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Nano-satellite offers hope for Australia’s future in space

Canberra, Australia: A lightweight spacecraft with capabilities that punch above its weight could provide the perfect launching pad for a sustainable Australian space programme, observed Dr Steven Tsitas from the Australian Centre for Space Engineering Research (ACSER). Dr Tsitas at the University of New South Wales (UNSW) developed an innovative system design for a new shoebox-sized spacecraft that enables night imaging and agricultural monitoring missions previously requiring much larger crafts.

With the right instrumentation, the 8-kilogram spacecraft known as the 6U CubeSat can perform some of the commercial earth-observation missions of ‘microsatellites’ that weigh around 100 kg and are roughly the size of a washing machine, he said.

“This 10-times size reduction should make the cost of producing a spacecraft 10-times cheaper — around USD 1 million versus USD 10 million,” noted Tsitas. “The cost may now be low enough to make it politically possible for Australia to establish a sustainable national space programme.”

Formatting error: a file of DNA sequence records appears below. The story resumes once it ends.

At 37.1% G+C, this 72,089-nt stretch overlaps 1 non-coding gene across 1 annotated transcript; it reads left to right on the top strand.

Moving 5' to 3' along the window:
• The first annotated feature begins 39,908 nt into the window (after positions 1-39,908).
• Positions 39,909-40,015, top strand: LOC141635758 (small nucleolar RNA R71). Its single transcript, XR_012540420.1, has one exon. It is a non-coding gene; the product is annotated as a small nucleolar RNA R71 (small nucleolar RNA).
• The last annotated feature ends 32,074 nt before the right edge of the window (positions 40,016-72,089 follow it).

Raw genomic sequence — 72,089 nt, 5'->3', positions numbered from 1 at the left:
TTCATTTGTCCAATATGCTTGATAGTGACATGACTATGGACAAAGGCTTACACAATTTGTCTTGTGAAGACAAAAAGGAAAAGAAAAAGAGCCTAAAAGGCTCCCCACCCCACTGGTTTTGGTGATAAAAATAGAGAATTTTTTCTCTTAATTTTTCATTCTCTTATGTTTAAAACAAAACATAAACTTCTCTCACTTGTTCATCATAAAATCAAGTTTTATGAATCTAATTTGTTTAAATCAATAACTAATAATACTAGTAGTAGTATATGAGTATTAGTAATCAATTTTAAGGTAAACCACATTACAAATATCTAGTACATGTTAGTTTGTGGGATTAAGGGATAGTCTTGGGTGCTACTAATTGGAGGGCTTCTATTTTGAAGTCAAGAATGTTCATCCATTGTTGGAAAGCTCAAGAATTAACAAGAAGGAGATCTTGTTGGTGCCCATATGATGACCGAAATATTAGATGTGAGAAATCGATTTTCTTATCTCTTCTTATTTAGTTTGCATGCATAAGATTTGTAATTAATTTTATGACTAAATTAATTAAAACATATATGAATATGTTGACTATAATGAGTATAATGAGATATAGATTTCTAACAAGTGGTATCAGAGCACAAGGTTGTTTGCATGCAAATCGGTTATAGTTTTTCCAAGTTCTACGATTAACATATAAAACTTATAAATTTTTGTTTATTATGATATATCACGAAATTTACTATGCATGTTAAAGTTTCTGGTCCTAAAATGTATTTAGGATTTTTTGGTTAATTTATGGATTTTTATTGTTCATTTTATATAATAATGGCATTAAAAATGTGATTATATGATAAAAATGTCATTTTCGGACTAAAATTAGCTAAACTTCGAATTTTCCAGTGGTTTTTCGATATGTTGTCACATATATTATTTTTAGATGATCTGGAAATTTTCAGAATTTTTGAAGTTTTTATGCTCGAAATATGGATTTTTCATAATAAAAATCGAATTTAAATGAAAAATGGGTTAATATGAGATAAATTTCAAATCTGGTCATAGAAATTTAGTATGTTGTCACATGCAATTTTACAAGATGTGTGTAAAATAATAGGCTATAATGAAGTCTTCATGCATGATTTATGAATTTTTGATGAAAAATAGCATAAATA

“The worldwide space industry has annual revenue of USD 275 billion and a 9 per cent growth rate,” he said. “This is perhaps the last chance for Australia to enter this high growth-rate industry in the capacity of designing and building its own spacecraft.”  
Researchers in the US developed the original one litre-volume CubeSat for educational purposes. The modified 6U version is slightly larger and rectangular in shape, meaning it has considerably more payload capacity for the inclusion of advanced instruments and cameras.

The system design described by Tsitas was developed in collaboration with Dr Jenny Kingston from Cranfield University in the UK.

Source: Space Ref